- By insects such as mosquitos or fleas which take infected blood from one animal to another.
- By wild animals, birds and rodents as carriers.
- Through body fluids such as saliva, semen or blood, from one animal to another.
- Through skin contact
- By breathing in droplets in the air (eg. common cold)
It is important to prevent potential carriers of viruses coming in contact with livestock.
Where the carrier is restricted to one vector (eg. fleas) control is fairly simple. A preparatory powder, for example, can be dusted onto the host animal to protect it from fleas. When the virus has many carriers, however, it is difficult to prevent all the potential carriers from coming into contact with the host.
Protection against the more serious viral diseases is usually through vaccination.
Either an attenuated (mild) strain of the actual virus is injected into the animal, or a similar, but harmless strain is used. For example, the vaccination against foot and mouth makes use of an attenuated strain of the virus. The animal develops antibodies to the virus, and is protected from the disease.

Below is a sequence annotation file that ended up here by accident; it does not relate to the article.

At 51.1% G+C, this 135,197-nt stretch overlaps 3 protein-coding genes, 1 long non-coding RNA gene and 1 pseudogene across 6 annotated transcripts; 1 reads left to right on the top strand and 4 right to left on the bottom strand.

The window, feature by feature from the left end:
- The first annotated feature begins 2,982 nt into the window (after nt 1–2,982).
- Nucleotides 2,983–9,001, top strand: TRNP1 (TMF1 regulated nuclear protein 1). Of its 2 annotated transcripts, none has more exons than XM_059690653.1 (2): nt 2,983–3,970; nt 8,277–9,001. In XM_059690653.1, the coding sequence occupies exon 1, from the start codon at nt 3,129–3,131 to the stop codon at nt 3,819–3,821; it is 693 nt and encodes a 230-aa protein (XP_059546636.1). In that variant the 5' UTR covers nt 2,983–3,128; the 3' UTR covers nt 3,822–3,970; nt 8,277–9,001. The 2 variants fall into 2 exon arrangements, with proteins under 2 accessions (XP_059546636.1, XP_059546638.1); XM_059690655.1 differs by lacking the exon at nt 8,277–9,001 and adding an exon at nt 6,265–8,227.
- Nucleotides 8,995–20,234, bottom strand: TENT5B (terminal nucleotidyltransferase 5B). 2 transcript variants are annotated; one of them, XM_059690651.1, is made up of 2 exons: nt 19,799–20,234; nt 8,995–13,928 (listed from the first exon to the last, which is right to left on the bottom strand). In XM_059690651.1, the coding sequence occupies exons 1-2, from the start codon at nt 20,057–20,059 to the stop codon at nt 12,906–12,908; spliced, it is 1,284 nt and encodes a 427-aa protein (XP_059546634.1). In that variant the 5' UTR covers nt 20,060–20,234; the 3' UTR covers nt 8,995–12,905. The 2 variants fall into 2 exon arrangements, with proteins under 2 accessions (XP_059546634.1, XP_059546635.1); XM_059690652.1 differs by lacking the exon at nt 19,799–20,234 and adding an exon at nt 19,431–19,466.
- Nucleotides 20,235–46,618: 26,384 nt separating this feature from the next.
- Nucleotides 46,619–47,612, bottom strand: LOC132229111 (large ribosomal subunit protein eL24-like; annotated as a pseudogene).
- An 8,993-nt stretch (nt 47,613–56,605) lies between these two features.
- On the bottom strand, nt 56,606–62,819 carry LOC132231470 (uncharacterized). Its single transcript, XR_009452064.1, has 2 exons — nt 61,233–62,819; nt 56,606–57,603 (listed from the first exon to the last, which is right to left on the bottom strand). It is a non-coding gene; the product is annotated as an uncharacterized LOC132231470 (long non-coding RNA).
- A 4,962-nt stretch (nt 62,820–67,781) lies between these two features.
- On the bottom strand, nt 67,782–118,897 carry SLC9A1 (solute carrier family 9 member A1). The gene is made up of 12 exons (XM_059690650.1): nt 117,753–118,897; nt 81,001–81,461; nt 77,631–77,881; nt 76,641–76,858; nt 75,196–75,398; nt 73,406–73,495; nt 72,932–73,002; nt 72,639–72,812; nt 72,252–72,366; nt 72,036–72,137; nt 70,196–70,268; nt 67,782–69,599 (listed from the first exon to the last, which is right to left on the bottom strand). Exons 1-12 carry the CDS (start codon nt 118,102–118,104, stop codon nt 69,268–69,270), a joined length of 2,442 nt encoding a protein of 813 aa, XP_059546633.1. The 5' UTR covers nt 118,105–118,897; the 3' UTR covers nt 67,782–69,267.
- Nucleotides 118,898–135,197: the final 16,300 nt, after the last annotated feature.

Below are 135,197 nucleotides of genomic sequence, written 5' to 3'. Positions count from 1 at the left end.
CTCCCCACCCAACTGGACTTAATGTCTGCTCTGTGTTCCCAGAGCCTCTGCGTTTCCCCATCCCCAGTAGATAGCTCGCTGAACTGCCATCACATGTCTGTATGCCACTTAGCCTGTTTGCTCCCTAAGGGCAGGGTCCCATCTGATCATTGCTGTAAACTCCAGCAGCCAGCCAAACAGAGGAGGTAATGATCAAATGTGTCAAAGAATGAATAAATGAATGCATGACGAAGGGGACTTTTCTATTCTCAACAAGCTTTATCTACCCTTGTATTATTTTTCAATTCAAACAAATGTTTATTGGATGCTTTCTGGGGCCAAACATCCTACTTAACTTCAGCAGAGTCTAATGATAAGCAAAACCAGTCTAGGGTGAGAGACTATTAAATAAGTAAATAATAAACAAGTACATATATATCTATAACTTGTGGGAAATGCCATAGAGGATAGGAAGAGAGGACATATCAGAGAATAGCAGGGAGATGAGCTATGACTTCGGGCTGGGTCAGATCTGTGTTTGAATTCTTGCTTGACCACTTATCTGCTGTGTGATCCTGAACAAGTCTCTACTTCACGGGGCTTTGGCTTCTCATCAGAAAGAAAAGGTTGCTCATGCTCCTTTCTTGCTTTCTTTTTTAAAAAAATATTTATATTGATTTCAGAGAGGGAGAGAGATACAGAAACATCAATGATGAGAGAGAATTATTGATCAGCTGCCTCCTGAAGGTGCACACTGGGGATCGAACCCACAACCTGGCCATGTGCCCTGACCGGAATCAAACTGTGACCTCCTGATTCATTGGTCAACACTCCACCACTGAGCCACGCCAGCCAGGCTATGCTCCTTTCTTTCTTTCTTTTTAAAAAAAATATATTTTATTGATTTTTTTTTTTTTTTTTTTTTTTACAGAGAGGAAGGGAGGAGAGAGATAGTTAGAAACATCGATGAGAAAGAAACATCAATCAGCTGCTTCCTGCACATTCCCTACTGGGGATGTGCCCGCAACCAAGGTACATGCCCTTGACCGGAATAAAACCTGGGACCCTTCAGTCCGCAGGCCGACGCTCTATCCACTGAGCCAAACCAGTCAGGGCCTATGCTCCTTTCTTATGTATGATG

Viruses are responsible for some serious livestock diseases including rabies and foot and mouth.
EBOOK TO COMPLIMENT THIS COURSE
A complete guide to caring for animals, designed for anyone involved in their day to day care, including farmers, pet owners and students.
By the Staff of ACS Distance Learning
Animal Health eBook course online. Animal welfare and wellbeing has become increasingly important in recent times and is a major social issue in developed countries.
"For the past 10,000 years, people all over the world have domesticated animals for various purposes. Some animals such as dogs and cats were domesticated as pets to provide company to humans. Livestock animals such as cattle and sheep were kept to provide products such as meat, wool or milk, or kept as working animals. No matter what the reason, animals and humans have been connected over an extended period of time.
Optimum health is essential to the wellbeing and longevity of all animals. It is the responsibility animal owners to ensure the welfare of the animals within their care. As part of the general care of animals, we need to be able to identify diseases. The first step in recognising diseases in animals is to understand when an animal is unwell. This generally requires three things: information on the history of the animal, a physical examination and specialized testing to identify the cause of the illness."
Understanding Animal Health Issues
Preventing Disease and Injury
Inspecting for Health
Some Common Illnesses in Animals